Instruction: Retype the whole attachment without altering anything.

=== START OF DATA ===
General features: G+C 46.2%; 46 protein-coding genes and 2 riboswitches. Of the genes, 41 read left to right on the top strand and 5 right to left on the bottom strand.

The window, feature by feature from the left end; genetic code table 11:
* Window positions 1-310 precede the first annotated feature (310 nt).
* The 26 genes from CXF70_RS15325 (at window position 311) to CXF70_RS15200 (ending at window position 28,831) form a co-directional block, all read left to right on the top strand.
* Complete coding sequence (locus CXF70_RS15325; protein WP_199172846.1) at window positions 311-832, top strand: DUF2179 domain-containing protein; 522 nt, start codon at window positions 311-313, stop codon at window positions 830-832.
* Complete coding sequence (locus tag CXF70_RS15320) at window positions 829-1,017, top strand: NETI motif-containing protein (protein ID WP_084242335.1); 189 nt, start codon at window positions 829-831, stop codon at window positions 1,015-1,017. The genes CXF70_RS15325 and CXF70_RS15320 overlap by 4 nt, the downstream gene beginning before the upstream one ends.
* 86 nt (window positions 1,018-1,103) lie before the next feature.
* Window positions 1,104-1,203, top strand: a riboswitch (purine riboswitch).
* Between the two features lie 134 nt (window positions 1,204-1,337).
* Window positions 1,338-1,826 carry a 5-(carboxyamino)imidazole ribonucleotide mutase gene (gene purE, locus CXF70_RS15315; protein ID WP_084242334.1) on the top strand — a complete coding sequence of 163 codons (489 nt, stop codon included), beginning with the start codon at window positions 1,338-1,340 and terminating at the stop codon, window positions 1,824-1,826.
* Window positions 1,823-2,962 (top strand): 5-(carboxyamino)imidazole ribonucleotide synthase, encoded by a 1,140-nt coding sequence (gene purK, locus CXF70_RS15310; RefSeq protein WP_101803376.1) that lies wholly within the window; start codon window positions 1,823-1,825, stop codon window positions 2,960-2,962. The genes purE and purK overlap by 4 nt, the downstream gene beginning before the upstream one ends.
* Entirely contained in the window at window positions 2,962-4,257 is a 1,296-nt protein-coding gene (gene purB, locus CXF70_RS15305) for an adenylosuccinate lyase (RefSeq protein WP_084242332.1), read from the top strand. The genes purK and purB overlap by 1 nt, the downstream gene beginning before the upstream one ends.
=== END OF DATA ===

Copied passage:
General features: G+C 46.2%; 46 protein-coding genes and 2 riboswitches. Of the genes, 41 read left to right on the top strand and 5 right to left on the bottom strand.

The window, feature by feature from the left end; genetic code table 11:
* Window positions 1-310 precede the first annotated feature (310 nt).
* The 26 genes from CXF70_RS15325 (at window position 311) to CXF70_RS15200 (ending at window position 28,831) form a co-directional block, all read left to right on the top strand.
* Complete coding sequence (locus CXF70_RS15325; protein WP_199172846.1) at window positions 311-832, top strand: DUF2179 domain-containing protein; 522 nt, start codon at window positions 311-313, stop codon at window positions 830-832.
* Complete coding sequence (locus tag CXF70_RS15320) at window positions 829-1,017, top strand: NETI motif-containing protein (protein ID WP_084242335.1); 189 nt, start codon at window positions 829-831, stop codon at window positions 1,015-1,017. The genes CXF70_RS15325 and CXF70_RS15320 overlap by 4 nt, the downstream gene beginning before the upstream one ends.
* 86 nt (window positions 1,018-1,103) lie before the next feature.
* Window positions 1,104-1,203, top strand: a riboswitch (purine riboswitch).
* Between the two features lie 134 nt (window positions 1,204-1,337).
* Window positions 1,338-1,826 carry a 5-(carboxyamino)imidazole ribonucleotide mutase gene (gene purE, locus CXF70_RS15315; protein ID WP_084242334.1) on the top strand — a complete coding sequence of 163 codons (489 nt, stop codon included), beginning with the start codon at window positions 1,338-1,340 and terminating at the stop codon, window positions 1,824-1,826.
* Window positions 1,823-2,962 (top strand): 5-(carboxyamino)imidazole ribonucleotide synthase, encoded by a 1,140-nt coding sequence (gene purK, locus CXF70_RS15310; RefSeq protein WP_101803376.1) that lies wholly within the window; start codon window positions 1,823-1,825, stop codon window positions 2,960-2,962. The genes purE and purK overlap by 4 nt, the downstream gene beginning before the upstream one ends.
* Entirely contained in the window at window positions 2,962-4,257 is a 1,296-nt protein-coding gene (gene purB, locus CXF70_RS15305) for an adenylosuccinate lyase (RefSeq protein WP_084242332.1), read from the top strand. The genes purK and purB overlap by 1 nt, the downstream gene beginning before the upstream one ends.